Facebook said Wednesday that Cambridge Analytica, a data firm with ties to President Donald Trump's campaign, may have had information on about 87 million Facebook users without the users' knowledge.
Facebook had previously said the number of people whose information may have been shared with Cambridge Analytica was only around 50 million. It announced the revised number in a blog post on Wednesday.
Facebook has said the data was initially collected by a professor for academic purposes in line with its rules. The information was later transferred to third parties, including Cambridge Analytica, in violation of Facebook's policies.
Starting next week, Facebook will tell people if their information was shared with Cambridge Analytica.
Facebook also said in the blog post Wednesday that "most people on Facebook" may have had their public profile information scraped by malicious actors. The people doing the scraping used account recovery and search tools that let users look people up by phone numbers and email addresses, then took information from profiles.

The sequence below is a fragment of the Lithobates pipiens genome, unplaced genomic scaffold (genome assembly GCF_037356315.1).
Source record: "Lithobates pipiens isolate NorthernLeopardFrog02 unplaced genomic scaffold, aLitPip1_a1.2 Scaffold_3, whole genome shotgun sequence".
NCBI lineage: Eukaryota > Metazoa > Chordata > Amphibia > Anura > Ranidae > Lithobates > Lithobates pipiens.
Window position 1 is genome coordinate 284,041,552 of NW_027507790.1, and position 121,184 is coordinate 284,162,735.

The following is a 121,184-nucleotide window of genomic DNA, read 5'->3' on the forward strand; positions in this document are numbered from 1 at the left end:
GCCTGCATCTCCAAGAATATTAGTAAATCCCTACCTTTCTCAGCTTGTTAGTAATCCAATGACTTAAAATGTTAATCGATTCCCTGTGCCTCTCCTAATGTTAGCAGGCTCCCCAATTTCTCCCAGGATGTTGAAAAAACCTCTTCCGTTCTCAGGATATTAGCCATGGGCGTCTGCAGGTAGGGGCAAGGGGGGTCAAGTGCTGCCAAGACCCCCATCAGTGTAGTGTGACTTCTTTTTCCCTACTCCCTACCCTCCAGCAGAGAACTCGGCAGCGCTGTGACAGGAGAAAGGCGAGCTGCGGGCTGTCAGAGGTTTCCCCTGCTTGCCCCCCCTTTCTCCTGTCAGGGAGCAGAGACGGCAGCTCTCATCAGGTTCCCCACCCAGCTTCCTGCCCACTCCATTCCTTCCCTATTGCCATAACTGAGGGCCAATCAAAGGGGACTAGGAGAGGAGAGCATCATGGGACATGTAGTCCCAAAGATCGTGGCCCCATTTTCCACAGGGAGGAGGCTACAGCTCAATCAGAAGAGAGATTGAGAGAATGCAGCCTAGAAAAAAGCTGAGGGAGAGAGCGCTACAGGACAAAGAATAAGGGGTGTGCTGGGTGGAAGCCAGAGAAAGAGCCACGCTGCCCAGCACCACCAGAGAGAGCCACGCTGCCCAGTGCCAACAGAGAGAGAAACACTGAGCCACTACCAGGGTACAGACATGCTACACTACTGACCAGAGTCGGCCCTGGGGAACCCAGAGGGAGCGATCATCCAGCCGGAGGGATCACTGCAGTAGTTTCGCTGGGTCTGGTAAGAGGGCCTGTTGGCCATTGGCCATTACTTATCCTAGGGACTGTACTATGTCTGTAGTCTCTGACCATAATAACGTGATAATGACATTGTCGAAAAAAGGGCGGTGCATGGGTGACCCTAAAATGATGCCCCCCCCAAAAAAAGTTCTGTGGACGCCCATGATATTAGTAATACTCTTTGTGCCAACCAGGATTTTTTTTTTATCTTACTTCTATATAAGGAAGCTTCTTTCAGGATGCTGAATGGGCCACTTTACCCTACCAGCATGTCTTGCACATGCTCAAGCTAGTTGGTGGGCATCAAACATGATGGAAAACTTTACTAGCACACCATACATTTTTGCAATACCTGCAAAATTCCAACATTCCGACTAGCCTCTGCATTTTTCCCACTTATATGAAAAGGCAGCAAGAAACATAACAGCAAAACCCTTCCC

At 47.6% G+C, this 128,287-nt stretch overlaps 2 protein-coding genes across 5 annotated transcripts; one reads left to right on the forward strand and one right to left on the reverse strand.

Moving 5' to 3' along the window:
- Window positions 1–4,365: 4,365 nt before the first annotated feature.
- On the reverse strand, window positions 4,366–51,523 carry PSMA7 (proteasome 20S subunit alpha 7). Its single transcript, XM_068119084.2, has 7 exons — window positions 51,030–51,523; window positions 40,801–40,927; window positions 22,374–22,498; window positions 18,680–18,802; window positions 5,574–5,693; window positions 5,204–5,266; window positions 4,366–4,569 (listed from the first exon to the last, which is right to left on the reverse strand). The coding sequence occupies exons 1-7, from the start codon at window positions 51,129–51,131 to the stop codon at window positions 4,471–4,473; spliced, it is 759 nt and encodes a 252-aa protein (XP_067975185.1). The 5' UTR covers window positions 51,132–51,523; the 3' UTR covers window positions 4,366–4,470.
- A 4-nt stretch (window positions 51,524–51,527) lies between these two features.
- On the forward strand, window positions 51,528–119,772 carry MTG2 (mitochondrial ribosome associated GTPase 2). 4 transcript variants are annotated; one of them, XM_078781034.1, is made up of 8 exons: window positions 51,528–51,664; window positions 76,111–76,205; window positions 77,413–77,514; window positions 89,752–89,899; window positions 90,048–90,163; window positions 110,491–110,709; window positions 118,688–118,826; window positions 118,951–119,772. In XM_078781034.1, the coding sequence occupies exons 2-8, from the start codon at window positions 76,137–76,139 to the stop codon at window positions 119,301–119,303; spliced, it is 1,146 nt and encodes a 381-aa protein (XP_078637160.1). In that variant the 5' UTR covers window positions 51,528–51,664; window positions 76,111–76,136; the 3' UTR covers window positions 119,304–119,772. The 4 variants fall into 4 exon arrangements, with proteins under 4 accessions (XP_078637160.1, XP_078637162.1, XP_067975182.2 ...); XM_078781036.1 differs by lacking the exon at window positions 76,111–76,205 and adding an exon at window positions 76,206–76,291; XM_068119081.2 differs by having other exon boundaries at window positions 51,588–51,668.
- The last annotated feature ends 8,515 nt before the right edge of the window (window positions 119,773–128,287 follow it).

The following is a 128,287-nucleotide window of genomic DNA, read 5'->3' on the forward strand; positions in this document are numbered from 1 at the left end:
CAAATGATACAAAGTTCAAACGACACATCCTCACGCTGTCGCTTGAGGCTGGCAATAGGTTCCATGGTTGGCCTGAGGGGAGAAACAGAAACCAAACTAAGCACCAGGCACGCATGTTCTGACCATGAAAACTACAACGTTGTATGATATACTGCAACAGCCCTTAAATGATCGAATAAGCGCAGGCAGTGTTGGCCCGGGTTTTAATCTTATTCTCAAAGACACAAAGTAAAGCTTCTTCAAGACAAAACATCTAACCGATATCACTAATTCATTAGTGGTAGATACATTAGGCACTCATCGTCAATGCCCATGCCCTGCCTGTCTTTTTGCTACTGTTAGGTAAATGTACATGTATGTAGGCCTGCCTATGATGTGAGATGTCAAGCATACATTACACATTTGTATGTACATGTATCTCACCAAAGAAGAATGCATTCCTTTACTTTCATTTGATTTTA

"Given the scale and sophistication of the activity we've seen, we believe most people on Facebook could have had their public profile scraped in this way," said CTO Mike Schropfer in the post.
Facebook is turning off the search feature and changing how account recovery works. The post also outlines a number of other ways that Facebook is cracking down on third-party access to data.
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